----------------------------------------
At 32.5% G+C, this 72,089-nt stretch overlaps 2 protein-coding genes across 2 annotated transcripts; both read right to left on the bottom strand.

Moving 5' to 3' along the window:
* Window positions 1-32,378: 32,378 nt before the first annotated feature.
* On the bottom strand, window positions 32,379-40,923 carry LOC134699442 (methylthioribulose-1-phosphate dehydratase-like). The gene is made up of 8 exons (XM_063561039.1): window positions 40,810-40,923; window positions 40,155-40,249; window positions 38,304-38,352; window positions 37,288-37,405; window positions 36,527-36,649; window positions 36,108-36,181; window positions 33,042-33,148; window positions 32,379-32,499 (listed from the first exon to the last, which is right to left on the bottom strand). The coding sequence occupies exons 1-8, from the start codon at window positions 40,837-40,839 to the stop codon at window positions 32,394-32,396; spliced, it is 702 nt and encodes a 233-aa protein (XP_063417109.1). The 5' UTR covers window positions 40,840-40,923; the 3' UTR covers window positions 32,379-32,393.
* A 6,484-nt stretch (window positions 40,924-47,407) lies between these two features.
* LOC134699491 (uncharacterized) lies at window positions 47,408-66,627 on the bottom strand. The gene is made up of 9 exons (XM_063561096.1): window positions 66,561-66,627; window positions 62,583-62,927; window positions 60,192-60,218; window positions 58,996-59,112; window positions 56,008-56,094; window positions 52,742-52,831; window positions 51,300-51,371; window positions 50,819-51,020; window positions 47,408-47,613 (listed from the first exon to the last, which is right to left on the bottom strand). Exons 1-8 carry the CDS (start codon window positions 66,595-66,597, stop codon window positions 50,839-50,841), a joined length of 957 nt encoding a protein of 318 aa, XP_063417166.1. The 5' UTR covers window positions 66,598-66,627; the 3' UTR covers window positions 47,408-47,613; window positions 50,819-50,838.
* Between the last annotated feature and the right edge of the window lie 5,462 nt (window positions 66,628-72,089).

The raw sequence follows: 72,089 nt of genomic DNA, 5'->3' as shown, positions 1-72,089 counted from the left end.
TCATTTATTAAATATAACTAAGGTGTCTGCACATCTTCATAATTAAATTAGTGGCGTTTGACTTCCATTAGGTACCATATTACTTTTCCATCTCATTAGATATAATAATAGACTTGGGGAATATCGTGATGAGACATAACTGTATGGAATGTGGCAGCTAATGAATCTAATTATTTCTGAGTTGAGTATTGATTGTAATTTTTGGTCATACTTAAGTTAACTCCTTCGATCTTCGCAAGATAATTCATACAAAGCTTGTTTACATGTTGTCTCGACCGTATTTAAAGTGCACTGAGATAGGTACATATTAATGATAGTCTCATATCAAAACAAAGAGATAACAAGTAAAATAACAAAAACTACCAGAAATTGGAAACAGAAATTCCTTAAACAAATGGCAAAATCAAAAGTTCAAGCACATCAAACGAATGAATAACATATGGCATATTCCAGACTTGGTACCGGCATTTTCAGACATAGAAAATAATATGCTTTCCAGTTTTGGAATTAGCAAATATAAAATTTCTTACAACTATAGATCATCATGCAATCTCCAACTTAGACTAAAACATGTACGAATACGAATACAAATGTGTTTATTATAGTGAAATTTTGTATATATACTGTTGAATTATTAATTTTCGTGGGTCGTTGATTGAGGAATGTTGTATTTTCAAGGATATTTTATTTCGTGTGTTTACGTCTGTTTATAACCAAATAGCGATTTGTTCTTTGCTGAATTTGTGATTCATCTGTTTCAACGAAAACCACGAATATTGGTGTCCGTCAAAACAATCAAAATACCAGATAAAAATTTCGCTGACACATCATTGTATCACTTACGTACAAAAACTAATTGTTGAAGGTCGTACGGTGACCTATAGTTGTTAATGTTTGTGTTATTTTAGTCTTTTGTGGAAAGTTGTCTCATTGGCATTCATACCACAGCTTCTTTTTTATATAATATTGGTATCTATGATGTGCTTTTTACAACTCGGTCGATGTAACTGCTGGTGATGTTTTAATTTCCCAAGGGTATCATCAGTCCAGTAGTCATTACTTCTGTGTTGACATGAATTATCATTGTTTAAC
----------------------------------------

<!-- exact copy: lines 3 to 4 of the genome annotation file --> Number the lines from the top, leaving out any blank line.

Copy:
* Window positions 1-32,378: 32,378 nt before the first annotated feature.
* On the bottom strand, window positions 32,379-40,923 carry LOC134699442 (methylthioribulose-1-phosphate dehydratase-like). The gene is made up of 8 exons (XM_063561039.1): window positions 40,810-40,923; window positions 40,155-40,249; window positions 38,304-38,352; window positions 37,288-37,405; window positions 36,527-36,649; window positions 36,108-36,181; window positions 33,042-33,148; window positions 32,379-32,499 (listed from the first exon to the last, which is right to left on the bottom strand). The coding sequence occupies exons 1-8, from the start codon at window positions 40,837-40,839 to the stop codon at window positions 32,394-32,396; spliced, it is 702 nt and encodes a 233-aa protein (XP_063417109.1). The 5' UTR covers window positions 40,840-40,923; the 3' UTR covers window positions 32,379-32,393.